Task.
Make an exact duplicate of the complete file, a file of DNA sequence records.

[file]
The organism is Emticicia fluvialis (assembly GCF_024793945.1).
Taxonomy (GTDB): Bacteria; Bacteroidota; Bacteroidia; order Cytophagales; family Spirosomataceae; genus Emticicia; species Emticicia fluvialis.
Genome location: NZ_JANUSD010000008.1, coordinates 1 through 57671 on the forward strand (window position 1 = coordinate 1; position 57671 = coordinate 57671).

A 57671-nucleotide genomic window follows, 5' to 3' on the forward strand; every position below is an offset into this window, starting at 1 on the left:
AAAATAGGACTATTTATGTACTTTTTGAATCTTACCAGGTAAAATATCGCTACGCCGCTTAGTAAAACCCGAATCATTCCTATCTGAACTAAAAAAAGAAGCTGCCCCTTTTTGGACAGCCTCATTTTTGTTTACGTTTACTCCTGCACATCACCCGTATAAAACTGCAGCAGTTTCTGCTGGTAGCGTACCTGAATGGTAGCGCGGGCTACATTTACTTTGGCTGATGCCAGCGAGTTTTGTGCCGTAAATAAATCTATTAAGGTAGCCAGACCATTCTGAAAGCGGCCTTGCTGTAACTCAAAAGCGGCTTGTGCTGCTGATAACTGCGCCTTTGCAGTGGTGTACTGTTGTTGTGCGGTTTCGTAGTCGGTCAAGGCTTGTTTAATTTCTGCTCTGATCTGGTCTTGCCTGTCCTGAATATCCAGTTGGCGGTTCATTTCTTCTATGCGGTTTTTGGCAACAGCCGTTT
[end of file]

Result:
The organism is Emticicia fluvialis (assembly GCF_024793945.1).
Taxonomy (GTDB): Bacteria; Bacteroidota; Bacteroidia; order Cytophagales; family Spirosomataceae; genus Emticicia; species Emticicia fluvialis.
Genome location: NZ_JANUSD010000008.1, coordinates 1 through 57671 on the forward strand (window position 1 = coordinate 1; position 57671 = coordinate 57671).

A 57671-nucleotide genomic window follows, 5' to 3' on the forward strand; every position below is an offset into this window, starting at 1 on the left:
AAAATAGGACTATTTATGTACTTTTTGAATCTTACCAGGTAAAATATCGCTACGCCGCTTAGTAAAACCCGAATCATTCCTATCTGAACTAAAAAAAGAAGCTGCCCCTTTTTGGACAGCCTCATTTTTGTTTACGTTTACTCCTGCACATCACCCGTATAAAACTGCAGCAGTTTCTGCTGGTAGCGTACCTGAATGGTAGCGCGGGCTACATTTACTTTGGCTGATGCCAGCGAGTTTTGTGCCGTAAATAAATCTATTAAGGTAGCCAGACCATTCTGAAAGCGGCCTTGCTGTAACTCAAAAGCGGCTTGTGCTGCTGATAACTGCGCCTTTGCAGTGGTGTACTGTTGTTGTGCGGTTTCGTAGTCGGTCAAGGCTTGTTTAATTTCTGCTCTGATCTGGTCTTGCCTGTCCTGAATATCCAGTTGGCGGTTCATTTCTTCTATGCGGTTTTTGGCAACAGCCGTTT